This is the battlefield where the Battle of Harper's Ferry took place. The house is known as Murphy's Farm. The battle resulted in a Confederate victory.
This is the battlefield where the Battle of Harper’s Ferry took place. The house is known as Murphy’s Farm. The battle resulted in a Confederate victory.
  1. Shopping and Dinner in the town: Friday 3:00 P.M.

The walk should end back at the visitor center where there are shuttles that take tourists to the town of Harpers Ferry itself. The town is located on a hill directly overlooking where the Shenandoah River meets the Potomac River. Old buildings that date back before the Civil War line up and down the main road in the small town. There are many different places to shop in the town including a candy shop that sells candy from all different time periods. From the town there are a few walks that give great views of the rivers and also give more historical background on Harpers Ferry.  Also within the small town there are quite a few different restaurants to choose from including the Coach House Bar and Grill which serves anything from grilled cheese to burgers. Between eating and shopping in the town one can easily spend a few hours.

This is the view from Harper's Ferry, West Virginia. At Harper's Ferry The Shenandoah River meets the Potomac River. Also the town is where John Browns famous raid occurred.
This is the view from Harper’s Ferry, West Virginia. At Harper’s Ferry The Shenandoah River meets the Potomac River. Also the town is where John Browns famous raid occurred.
  1. Winchester, VA: Friday 7:00 P.M.

The perfect city to use as a base to explore the Shenandoah Valley is Winchester, Virginia. Not only is the town located in an ideal area of the valley but it is also filled with history. Both George Washington and Stonewall Jackson a general for the Confederates had offices in Winchester. However since it is night the museums are only open during the day. At night the best spot to get dessert is CrepeWorx. This Crepe restaurant is located on Winchester main shopping street N Loudoun Street. The menu is vast and offers customers a variety of crepes to choose from. After dessert one can continue to walk around the old town of Winchester and admire its old southern architecture.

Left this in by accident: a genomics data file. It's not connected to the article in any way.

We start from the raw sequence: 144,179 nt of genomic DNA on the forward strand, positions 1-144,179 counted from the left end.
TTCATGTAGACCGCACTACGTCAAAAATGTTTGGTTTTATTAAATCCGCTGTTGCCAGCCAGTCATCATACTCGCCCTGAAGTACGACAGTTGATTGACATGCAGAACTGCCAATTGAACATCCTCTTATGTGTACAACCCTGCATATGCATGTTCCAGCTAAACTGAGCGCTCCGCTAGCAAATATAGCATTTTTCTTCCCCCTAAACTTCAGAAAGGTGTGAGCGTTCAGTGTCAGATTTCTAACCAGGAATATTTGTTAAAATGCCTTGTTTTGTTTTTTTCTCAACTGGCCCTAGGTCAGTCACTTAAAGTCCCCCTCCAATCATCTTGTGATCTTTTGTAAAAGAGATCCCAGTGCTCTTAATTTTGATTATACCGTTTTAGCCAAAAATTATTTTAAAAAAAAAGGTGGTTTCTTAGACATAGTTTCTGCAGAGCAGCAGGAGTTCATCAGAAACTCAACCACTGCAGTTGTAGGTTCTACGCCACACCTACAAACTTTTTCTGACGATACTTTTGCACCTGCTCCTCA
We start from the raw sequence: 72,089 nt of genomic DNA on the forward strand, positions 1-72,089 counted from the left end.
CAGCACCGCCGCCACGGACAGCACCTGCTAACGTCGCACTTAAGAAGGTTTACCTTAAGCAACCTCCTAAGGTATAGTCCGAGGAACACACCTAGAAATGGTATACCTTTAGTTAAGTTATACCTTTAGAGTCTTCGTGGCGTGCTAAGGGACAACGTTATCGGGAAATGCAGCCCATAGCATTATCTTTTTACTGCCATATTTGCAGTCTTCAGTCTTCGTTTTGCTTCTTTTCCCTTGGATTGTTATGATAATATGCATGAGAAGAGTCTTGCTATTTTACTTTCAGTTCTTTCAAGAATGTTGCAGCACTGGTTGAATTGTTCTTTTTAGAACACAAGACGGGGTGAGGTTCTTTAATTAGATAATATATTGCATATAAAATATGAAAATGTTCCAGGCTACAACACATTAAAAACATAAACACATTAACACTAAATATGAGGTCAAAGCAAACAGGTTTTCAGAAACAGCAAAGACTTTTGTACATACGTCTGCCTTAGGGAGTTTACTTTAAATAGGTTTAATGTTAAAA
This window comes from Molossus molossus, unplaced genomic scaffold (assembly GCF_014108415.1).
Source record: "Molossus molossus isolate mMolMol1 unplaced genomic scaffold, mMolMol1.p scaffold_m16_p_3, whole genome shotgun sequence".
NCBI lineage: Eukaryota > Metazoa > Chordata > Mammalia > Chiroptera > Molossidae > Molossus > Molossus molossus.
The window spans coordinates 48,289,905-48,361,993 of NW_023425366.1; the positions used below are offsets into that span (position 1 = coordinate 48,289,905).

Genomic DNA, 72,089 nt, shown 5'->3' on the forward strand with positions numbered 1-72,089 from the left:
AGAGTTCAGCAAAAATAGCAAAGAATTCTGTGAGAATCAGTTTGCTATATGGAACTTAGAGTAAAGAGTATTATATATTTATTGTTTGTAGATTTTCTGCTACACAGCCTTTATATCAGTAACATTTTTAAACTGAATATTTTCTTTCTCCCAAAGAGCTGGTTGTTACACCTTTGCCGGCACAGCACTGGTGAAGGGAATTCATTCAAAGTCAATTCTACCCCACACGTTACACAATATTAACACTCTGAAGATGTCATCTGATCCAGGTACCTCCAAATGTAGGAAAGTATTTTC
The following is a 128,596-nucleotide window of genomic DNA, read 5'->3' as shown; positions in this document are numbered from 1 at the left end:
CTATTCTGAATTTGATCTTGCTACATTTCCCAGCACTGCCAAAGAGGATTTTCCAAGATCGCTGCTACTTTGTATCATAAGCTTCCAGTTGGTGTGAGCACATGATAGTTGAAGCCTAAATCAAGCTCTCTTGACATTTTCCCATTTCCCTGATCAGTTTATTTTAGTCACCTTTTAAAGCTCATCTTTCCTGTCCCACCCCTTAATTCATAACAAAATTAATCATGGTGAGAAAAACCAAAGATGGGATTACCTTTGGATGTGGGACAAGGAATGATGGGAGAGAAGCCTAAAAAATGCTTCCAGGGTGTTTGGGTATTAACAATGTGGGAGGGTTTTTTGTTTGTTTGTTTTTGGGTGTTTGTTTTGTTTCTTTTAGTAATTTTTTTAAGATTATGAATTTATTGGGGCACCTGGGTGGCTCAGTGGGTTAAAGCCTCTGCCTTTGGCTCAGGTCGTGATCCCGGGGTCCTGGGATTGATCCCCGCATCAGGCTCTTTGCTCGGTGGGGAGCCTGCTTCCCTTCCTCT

1. Shenandoah Valley National Park: Saturday 11:00 a.m.

A short drive away from Winchester is the biggest attraction in all of the Shenandoah Valley and it is Shenandoah National Park. This National Park is unique compared to all the other parks in the country in that there is one main road that makes the park easy to travel through. Skyline Drive jumps from mountain top to mountain top and provides tourists with breathtaking views of the valley. When first entering the park it is advised to stop at the visitor center first. From the visitor center there are a few hikes ranging from easy to challenging. These hiking trails should give tourists a good intro to what the park is all about.

  1. Skyland: Saturday 1:30 P.M.